Always Fighting: The Story Of Dean Lischke

Connor Melone and Jared Mcintosh

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Dean Lischke joined the Marine Corps in 1990 after deciding to hold off on going to college. He didn’t want to follow the rest of the family and go into business. Even after already being accepted into Babson, he decided it wasn’t for him.

He arrived in boot camp on August 20, 1990 which he described as very similar to the movie Full Metal Jacket. The process of boot camp was “break you down build you up” which put soldiers in the right mindset.

Then in 2007 Mr. Lischke joined the United States Air Force as a military police officer, or MP. In 2008, Mr. Lischke was deployed to Iraq as an MP which was his first time in a warzone or what he describes, “guns-up type stuff.” He was stationed at forward operating base Warrior.

As he first arrived, he describes his experiences: “God it smelt horrible, it was so bad.” The second thing he remembers is how tired he was. It took them nine days to get to Iraq.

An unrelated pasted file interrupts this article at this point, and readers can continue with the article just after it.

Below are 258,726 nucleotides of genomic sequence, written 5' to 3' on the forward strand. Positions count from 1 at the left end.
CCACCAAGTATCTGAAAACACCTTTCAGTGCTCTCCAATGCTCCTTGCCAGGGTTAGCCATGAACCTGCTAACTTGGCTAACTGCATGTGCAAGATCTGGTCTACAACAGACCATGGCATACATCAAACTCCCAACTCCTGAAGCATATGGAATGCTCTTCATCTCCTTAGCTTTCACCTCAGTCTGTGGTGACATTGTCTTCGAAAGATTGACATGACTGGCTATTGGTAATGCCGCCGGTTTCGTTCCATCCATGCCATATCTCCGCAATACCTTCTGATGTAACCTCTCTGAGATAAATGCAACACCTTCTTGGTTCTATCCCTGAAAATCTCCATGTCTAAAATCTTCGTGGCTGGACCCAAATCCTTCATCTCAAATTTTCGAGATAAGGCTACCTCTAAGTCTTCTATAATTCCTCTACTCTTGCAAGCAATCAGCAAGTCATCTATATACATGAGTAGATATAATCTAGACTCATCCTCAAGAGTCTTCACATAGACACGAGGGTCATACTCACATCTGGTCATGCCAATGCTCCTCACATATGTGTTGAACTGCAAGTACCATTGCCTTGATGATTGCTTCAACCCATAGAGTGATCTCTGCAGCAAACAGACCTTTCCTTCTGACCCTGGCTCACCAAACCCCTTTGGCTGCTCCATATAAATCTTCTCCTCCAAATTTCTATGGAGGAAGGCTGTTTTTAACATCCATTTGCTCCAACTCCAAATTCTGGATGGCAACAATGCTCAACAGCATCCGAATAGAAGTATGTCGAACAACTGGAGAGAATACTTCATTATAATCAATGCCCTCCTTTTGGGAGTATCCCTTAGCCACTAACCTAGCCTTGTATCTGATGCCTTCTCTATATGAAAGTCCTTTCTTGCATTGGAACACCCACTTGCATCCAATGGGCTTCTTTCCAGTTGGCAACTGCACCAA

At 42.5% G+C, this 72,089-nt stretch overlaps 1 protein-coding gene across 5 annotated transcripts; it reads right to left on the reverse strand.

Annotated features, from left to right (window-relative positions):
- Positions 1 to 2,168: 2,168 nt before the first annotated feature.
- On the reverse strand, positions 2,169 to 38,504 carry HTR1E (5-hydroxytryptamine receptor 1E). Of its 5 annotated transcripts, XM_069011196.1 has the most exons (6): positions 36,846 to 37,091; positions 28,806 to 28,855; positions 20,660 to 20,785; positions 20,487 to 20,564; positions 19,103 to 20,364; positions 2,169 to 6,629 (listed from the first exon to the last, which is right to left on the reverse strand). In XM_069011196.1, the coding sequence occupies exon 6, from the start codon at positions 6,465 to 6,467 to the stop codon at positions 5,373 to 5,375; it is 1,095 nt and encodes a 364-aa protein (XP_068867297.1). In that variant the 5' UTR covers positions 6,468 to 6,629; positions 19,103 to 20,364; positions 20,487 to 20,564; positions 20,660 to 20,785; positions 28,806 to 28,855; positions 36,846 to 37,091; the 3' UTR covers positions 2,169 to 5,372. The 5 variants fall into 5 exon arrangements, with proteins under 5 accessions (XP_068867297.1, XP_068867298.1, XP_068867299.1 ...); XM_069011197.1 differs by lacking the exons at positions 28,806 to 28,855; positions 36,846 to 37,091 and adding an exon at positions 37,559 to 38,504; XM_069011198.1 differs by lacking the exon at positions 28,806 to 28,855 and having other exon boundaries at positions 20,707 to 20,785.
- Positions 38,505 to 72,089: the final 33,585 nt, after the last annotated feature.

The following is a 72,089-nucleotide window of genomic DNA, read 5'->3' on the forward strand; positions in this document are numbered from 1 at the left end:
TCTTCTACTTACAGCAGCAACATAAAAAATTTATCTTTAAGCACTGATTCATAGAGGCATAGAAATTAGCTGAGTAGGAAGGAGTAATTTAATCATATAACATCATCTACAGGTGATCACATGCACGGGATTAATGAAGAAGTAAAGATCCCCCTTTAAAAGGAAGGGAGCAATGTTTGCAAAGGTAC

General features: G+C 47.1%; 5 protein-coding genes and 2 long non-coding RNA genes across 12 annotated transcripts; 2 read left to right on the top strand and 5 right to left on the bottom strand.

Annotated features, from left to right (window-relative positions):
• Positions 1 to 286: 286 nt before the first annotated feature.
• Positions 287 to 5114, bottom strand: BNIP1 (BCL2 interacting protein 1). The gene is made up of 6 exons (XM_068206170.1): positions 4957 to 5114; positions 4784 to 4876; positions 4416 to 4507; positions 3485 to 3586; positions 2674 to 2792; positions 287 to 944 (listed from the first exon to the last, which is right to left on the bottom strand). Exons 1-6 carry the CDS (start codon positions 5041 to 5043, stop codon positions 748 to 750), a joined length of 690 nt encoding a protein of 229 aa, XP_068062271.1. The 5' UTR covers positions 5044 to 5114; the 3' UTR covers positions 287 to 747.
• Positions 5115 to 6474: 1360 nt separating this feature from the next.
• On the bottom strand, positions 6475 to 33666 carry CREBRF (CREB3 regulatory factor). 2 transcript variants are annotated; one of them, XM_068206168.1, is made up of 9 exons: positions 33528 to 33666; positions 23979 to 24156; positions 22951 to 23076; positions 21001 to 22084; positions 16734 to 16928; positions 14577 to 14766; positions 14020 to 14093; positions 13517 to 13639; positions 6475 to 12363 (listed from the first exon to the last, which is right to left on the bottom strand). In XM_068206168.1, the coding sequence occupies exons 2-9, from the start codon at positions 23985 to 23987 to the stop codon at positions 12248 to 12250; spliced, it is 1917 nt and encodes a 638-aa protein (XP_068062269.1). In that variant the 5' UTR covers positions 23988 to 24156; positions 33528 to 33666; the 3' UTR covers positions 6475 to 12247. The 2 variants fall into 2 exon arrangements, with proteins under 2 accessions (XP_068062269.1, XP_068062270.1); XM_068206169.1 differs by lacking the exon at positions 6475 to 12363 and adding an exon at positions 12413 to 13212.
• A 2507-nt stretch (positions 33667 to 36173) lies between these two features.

The days there were very hot. He couldn’t stress enough how hot it was. It was so hot that his friend actually cooked eggs on the hood of the humvee.

After asking Mr. Lischke what was most surprising in Iraq, he choked up and said,  “It always gets to me. Even in the crappiest situation, things you could have never imagined and some really horrific things, the little kids are still happy and play, it was just crazy to me.” He says it is something that has always struck him and stood out.

His best and most memorable moment out of both of his deployments was when one morning he walked out of the barracks and smelt fresh cut grass. He was so used to smelling sewage and burnt waste and chemicals that nothing could compare to the great smell of fresh cut grass.

Once back from deployment, he describes his civilian life hard to adjust to. He hated going to the grocery store because there is too many options to chose from.

Mr. Lischke also describes how he didn’t feel comfortable when he was back because of the lack of security. For months after being home, he would scan the roof tops and pieces of trash on the ground freaked him out because of IED (Improvised Explosive Device) crisis in Iraq. Interestingly, he says, “I don’t have PTSD though or anything like that.”

“Things like that don’t go away”, he says. He is always situationally aware, “Where I am sitting right now is not an accident, I can see pretty much everything. I am close to an exit and can see the parking lot here. It’s just the way I think.”

We thank Mr.Lischke for his service in the military and as he continues to serve our country as a federal agent anonymously protecting us when we need it most.